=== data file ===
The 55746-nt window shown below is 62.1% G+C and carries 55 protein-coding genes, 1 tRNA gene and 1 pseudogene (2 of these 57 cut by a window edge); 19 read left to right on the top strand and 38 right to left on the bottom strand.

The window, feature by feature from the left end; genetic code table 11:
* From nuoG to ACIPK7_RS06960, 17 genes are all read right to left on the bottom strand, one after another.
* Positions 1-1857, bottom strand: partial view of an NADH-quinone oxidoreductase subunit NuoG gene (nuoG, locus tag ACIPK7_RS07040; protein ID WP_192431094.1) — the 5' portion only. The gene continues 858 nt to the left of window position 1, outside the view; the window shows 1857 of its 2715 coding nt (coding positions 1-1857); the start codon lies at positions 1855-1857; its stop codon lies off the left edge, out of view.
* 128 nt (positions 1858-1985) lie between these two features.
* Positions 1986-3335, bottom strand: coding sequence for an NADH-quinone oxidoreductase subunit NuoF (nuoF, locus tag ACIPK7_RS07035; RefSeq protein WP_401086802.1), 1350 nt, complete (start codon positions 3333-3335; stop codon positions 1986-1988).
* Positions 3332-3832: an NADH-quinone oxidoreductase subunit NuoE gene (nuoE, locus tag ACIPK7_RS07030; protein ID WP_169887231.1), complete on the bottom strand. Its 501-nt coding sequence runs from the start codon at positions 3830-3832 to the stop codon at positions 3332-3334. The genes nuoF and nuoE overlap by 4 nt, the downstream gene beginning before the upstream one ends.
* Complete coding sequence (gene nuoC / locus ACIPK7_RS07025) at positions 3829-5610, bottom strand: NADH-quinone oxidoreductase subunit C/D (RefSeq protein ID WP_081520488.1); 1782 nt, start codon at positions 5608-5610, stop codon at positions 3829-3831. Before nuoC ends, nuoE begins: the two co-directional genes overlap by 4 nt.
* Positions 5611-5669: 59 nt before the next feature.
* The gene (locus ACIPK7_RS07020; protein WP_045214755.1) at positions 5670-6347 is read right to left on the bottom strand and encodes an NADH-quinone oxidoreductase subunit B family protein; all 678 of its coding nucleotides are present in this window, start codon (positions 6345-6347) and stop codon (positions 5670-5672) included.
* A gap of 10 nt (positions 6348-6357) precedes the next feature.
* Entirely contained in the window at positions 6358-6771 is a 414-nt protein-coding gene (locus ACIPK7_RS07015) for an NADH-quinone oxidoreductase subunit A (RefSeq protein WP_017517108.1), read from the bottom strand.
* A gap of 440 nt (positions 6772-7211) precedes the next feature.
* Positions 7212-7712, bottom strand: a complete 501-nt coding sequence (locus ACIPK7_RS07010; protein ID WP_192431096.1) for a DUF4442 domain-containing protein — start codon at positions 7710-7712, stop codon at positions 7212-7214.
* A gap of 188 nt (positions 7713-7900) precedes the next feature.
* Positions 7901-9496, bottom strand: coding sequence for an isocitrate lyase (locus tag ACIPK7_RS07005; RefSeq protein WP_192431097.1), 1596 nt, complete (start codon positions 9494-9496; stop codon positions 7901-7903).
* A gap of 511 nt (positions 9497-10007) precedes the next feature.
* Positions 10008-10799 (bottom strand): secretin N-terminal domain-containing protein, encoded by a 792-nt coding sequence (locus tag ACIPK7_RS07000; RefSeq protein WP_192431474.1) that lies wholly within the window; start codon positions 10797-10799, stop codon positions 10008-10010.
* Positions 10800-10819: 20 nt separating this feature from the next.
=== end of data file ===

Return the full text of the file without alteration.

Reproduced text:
The 55746-nt window shown below is 62.1% G+C and carries 55 protein-coding genes, 1 tRNA gene and 1 pseudogene (2 of these 57 cut by a window edge); 19 read left to right on the top strand and 38 right to left on the bottom strand.

The window, feature by feature from the left end; genetic code table 11:
* From nuoG to ACIPK7_RS06960, 17 genes are all read right to left on the bottom strand, one after another.
* Positions 1-1857, bottom strand: partial view of an NADH-quinone oxidoreductase subunit NuoG gene (nuoG, locus tag ACIPK7_RS07040; protein ID WP_192431094.1) — the 5' portion only. The gene continues 858 nt to the left of window position 1, outside the view; the window shows 1857 of its 2715 coding nt (coding positions 1-1857); the start codon lies at positions 1855-1857; its stop codon lies off the left edge, out of view.
* 128 nt (positions 1858-1985) lie between these two features.
* Positions 1986-3335, bottom strand: coding sequence for an NADH-quinone oxidoreductase subunit NuoF (nuoF, locus tag ACIPK7_RS07035; RefSeq protein WP_401086802.1), 1350 nt, complete (start codon positions 3333-3335; stop codon positions 1986-1988).
* Positions 3332-3832: an NADH-quinone oxidoreductase subunit NuoE gene (nuoE, locus tag ACIPK7_RS07030; protein ID WP_169887231.1), complete on the bottom strand. Its 501-nt coding sequence runs from the start codon at positions 3830-3832 to the stop codon at positions 3332-3334. The genes nuoF and nuoE overlap by 4 nt, the downstream gene beginning before the upstream one ends.
* Complete coding sequence (gene nuoC / locus ACIPK7_RS07025) at positions 3829-5610, bottom strand: NADH-quinone oxidoreductase subunit C/D (RefSeq protein ID WP_081520488.1); 1782 nt, start codon at positions 5608-5610, stop codon at positions 3829-3831. Before nuoC ends, nuoE begins: the two co-directional genes overlap by 4 nt.
* Positions 5611-5669: 59 nt before the next feature.
* The gene (locus ACIPK7_RS07020; protein WP_045214755.1) at positions 5670-6347 is read right to left on the bottom strand and encodes an NADH-quinone oxidoreductase subunit B family protein; all 678 of its coding nucleotides are present in this window, start codon (positions 6345-6347) and stop codon (positions 5670-5672) included.
* A gap of 10 nt (positions 6348-6357) precedes the next feature.
* Entirely contained in the window at positions 6358-6771 is a 414-nt protein-coding gene (locus ACIPK7_RS07015) for an NADH-quinone oxidoreductase subunit A (RefSeq protein WP_017517108.1), read from the bottom strand.
* A gap of 440 nt (positions 6772-7211) precedes the next feature.
* Positions 7212-7712, bottom strand: a complete 501-nt coding sequence (locus ACIPK7_RS07010; protein ID WP_192431096.1) for a DUF4442 domain-containing protein — start codon at positions 7710-7712, stop codon at positions 7212-7214.
* A gap of 188 nt (positions 7713-7900) precedes the next feature.
* Positions 7901-9496, bottom strand: coding sequence for an isocitrate lyase (locus tag ACIPK7_RS07005; RefSeq protein WP_192431097.1), 1596 nt, complete (start codon positions 9494-9496; stop codon positions 7901-7903).
* A gap of 511 nt (positions 9497-10007) precedes the next feature.
* Positions 10008-10799 (bottom strand): secretin N-terminal domain-containing protein, encoded by a 792-nt coding sequence (locus tag ACIPK7_RS07000; RefSeq protein WP_192431474.1) that lies wholly within the window; start codon positions 10797-10799, stop codon positions 10008-10010.
* Positions 10800-10819: 20 nt separating this feature from the next.